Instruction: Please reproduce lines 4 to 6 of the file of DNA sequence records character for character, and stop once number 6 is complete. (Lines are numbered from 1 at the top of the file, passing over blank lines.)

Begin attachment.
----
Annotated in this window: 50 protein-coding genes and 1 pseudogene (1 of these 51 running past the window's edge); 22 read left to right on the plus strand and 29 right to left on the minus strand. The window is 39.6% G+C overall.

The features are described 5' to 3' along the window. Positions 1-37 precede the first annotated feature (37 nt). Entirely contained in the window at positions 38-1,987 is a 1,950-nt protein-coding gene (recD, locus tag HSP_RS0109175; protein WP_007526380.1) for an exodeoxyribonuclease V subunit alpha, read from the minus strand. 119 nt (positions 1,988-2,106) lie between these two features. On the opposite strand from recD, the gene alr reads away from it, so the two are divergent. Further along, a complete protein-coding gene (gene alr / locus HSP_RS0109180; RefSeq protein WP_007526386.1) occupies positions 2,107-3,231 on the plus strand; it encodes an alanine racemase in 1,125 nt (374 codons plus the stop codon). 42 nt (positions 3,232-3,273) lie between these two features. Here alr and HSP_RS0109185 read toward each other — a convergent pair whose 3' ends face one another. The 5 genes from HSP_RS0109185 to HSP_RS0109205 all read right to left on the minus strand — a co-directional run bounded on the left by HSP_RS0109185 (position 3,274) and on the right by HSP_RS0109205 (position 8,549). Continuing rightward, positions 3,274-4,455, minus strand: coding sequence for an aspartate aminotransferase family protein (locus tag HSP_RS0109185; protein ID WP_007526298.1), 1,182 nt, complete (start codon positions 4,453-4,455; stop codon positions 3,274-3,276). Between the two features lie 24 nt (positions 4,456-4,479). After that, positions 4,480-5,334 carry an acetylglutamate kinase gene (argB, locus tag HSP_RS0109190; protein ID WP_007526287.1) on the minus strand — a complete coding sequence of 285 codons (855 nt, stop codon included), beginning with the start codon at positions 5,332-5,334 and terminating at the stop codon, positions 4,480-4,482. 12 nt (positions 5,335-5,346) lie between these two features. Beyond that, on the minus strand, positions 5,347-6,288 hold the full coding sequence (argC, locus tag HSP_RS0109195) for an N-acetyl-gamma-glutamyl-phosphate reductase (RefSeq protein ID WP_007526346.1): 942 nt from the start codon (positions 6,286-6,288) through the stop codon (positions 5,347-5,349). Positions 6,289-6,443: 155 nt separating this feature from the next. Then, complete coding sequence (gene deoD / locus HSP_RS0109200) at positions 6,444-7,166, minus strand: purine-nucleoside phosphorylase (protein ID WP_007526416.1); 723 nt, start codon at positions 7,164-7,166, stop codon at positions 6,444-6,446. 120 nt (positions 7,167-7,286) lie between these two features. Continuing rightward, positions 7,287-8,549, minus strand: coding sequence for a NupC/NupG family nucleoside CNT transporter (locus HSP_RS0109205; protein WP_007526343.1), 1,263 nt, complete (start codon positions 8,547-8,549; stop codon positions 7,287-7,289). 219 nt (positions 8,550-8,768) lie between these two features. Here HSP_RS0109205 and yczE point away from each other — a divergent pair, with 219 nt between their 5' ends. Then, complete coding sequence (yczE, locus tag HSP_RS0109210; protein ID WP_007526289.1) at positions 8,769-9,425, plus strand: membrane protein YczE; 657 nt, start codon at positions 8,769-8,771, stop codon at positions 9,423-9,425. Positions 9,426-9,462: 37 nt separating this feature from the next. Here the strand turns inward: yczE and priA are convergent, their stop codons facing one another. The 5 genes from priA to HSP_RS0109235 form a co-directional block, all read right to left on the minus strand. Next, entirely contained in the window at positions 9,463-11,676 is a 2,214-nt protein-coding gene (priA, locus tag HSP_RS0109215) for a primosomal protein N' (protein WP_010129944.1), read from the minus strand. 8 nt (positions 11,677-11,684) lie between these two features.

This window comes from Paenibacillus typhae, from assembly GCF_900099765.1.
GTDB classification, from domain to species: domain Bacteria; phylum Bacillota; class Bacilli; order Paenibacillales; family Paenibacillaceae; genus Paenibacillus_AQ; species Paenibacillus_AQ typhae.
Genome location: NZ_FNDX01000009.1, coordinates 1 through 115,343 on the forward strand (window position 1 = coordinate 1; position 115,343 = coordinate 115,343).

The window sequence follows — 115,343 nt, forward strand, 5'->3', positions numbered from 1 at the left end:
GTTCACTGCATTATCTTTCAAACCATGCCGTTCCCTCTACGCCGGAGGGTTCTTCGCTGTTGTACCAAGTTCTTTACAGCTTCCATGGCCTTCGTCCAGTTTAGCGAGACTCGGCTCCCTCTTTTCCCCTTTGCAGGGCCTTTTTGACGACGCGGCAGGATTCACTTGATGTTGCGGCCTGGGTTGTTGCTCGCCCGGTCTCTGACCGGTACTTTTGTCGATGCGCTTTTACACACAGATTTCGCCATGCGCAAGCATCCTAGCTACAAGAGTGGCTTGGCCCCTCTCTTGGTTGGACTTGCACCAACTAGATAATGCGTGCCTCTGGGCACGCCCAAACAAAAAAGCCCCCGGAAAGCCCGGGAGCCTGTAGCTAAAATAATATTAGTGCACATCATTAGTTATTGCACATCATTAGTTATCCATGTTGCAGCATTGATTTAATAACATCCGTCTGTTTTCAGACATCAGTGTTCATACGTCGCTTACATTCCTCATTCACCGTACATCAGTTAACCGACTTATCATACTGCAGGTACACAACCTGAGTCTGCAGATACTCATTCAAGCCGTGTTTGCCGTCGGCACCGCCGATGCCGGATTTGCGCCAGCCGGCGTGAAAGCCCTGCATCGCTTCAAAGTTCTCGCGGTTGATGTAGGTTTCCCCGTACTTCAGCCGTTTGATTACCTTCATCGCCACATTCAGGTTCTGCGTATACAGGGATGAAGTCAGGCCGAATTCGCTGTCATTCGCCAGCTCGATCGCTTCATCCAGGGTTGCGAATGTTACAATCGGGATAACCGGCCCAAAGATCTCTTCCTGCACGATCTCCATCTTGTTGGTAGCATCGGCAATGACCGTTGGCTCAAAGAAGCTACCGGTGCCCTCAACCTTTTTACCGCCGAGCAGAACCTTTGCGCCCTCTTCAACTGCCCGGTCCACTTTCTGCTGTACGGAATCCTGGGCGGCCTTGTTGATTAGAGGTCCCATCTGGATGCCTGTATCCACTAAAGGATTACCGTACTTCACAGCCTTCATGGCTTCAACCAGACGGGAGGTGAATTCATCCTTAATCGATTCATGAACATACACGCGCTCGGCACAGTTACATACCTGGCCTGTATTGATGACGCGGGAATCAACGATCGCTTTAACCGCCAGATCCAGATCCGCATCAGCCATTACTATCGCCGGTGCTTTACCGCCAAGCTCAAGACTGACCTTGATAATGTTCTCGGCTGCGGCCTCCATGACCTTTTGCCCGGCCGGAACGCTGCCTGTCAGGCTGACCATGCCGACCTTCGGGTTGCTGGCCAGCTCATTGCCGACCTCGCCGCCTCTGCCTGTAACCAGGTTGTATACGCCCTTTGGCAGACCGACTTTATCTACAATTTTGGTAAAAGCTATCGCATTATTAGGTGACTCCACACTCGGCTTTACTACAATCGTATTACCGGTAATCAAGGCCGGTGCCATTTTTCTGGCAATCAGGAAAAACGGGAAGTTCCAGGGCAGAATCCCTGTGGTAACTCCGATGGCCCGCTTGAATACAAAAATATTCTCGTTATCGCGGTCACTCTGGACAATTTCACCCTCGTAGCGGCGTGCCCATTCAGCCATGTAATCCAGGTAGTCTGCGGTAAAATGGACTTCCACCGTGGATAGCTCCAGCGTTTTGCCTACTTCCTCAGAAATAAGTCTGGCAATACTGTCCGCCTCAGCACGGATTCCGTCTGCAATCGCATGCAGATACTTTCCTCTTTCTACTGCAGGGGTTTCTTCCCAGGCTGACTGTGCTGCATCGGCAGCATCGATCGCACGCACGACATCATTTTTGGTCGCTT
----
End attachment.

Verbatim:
GTDB classification, from domain to species: domain Bacteria; phylum Bacillota; class Bacilli; order Paenibacillales; family Paenibacillaceae; genus Paenibacillus_AQ; species Paenibacillus_AQ typhae.
Genome location: NZ_FNDX01000009.1, coordinates 1 through 115,343 on the forward strand (window position 1 = coordinate 1; position 115,343 = coordinate 115,343).

The window sequence follows — 115,343 nt, forward strand, 5'->3', positions numbered from 1 at the left end: